After I graduated from journalism school in Toronto, a dark time long ago when folks had to get up from their couch to change TV channels, I found myself scrambling for a job. But finally a door opened, a paper in Edmonton, Alberta was up for hiring me as cub reporter.
Newly married, we packed everything up in a rickety Dodge Dart and drove the thousands of miles to Edmonton so I could take up my position at the now defunct Alberta Business weekly newspaper. I was in heaven as I couldn’t believe I was getting paid for a job that obviously was going to be way too much fun.
It was 1979 and Alberta was booming. The province was still producing oil from its conventional oil fields but the real promise, as everyone seemed to knew then, was its tar sands, a reserve of squishy gold that could rival anything found in the Middle East. The crude oil was costly to extract but we were all busy predicting that if world prices would just go a little higher — well, the province would really begin to boom.
I did love my job but I remember being heartily sick of the word “boom” in my two years at Alberta Business. It seemed every article and every headline had to include that word. Yet we could hardly help it, the province was, ah, booming, and we never ran short of things to write about. And the oil sands was the backdrop to everything.
I can’t remember anyone speaking up against oil sands development, least of all me. I do remember taking terror-filled flights up to the Peace Country in northern Alberta — to report on how the area was “booming” — and being stunned with the untouched beauty of the place. Did I worry that one day it would be threatened? I doubt it.
We know now that the tar sands bet has paid off. Lot of doubling down on the big gambling board that is Alberta. The jackpots have been struck many times over in the province.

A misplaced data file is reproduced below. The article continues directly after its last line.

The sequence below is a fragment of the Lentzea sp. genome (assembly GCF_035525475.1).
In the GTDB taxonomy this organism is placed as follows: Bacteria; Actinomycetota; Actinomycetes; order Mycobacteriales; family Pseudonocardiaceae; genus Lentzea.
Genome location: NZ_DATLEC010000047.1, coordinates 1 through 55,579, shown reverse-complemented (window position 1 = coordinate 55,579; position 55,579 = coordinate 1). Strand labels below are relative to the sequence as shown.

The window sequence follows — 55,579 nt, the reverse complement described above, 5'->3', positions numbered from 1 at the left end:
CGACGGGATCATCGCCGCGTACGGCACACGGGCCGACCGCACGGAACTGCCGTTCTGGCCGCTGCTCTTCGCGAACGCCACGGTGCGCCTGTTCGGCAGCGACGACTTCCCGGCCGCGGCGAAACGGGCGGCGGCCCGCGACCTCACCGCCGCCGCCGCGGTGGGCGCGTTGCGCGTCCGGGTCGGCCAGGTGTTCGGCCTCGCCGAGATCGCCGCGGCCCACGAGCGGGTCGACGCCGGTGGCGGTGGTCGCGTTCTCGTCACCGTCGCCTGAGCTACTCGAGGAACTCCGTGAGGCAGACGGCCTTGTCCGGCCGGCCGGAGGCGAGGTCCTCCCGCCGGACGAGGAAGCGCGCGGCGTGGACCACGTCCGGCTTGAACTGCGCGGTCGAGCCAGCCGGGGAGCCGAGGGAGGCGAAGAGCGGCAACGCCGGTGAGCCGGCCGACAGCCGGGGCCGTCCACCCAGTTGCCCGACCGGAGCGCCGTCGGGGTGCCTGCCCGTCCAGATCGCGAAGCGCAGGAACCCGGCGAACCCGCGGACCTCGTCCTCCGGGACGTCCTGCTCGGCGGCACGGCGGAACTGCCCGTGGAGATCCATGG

But what we didn’t know then but we sure should know now is that the oil sands have a dark underside. I wrote in a post this week that the oil sands should be seen as more “burden than bounty” because of the horrific costs involved in the extraction and burning of the fuels.
And now we just don’t have Alberta betting on its tar sands, we have the Canadian government fully invested in the resource like it’s the only future for the Canadian economy,
Tech wunderkinds such as Blackberry can go tits up and oil-laden rail cars can blow a small town to smithereens but the only thing that seems to matter to Ottawa now is getting another pipeline built so we can get more stuff out of the ground to a waiting world. In juxtaposition to a lot of western countries, we are not worried about pollution or global warming, or heck, finding that elusive northwest passage to more sustainable fuels.
After many years of living and travelling around the world, I have obviously changed my mind on the oil sands. And so have a lot of other people. At the end of this week’s column that also appeared on in the Huffington Post you will find a rather a succinct comment from a reader: “Leave the Crud in the ground.”
Yep, that pretty well sums it up for me now.